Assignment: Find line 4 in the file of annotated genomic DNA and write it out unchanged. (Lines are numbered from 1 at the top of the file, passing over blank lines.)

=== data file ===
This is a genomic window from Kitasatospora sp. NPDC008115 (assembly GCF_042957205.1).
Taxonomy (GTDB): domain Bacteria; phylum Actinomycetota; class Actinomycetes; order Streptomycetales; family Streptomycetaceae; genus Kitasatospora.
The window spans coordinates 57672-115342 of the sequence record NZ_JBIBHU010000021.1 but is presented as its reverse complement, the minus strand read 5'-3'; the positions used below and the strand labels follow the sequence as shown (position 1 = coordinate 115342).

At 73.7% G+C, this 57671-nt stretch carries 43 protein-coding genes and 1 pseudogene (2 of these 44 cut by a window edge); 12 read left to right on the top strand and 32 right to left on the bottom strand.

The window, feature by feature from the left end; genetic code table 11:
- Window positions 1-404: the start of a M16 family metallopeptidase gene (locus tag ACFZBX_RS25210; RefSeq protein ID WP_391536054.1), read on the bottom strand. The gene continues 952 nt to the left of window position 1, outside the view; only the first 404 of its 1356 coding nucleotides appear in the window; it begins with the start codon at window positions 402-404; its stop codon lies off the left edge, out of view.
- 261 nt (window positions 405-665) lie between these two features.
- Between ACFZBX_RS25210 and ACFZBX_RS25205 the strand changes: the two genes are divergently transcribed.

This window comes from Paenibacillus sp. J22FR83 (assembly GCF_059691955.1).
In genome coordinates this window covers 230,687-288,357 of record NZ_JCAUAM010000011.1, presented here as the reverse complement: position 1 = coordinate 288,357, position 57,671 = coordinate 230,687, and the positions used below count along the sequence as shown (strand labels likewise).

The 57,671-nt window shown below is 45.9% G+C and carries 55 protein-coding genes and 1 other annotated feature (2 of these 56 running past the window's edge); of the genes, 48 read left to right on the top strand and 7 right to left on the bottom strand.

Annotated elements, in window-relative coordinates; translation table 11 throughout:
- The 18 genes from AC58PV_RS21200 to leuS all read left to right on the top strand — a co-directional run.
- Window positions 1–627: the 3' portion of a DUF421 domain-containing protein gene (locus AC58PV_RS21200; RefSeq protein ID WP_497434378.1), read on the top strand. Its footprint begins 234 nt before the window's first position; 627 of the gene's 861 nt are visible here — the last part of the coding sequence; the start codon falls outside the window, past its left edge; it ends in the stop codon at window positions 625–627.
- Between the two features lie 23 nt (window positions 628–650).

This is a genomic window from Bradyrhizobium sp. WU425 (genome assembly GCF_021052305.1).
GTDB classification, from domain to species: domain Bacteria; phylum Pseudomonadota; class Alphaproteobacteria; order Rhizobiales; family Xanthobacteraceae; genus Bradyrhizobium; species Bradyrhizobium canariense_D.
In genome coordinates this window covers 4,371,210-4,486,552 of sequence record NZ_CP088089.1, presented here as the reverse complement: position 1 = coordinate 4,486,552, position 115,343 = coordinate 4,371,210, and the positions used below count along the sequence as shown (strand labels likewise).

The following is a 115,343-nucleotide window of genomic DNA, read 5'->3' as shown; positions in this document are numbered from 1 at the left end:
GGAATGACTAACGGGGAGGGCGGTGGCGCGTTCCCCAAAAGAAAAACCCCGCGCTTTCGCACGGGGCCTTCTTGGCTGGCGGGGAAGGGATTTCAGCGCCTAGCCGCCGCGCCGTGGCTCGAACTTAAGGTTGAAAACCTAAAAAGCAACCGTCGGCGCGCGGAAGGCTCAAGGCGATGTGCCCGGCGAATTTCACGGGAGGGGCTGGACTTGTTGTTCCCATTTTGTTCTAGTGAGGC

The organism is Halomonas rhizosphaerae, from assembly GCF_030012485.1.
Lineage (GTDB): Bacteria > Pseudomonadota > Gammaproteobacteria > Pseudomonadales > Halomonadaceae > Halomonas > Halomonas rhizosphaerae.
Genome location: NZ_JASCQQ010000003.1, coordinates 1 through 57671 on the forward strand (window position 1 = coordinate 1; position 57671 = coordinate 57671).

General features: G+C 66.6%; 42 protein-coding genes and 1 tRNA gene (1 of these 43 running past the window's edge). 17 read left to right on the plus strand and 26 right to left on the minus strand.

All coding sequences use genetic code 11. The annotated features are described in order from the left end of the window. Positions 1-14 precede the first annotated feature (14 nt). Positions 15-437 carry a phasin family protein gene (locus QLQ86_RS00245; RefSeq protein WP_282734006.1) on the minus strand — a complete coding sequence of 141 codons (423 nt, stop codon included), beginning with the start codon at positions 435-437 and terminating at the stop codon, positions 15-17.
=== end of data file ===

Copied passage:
At 73.7% G+C, this 57671-nt stretch carries 43 protein-coding genes and 1 pseudogene (2 of these 44 cut by a window edge); 12 read left to right on the top strand and 32 right to left on the bottom strand.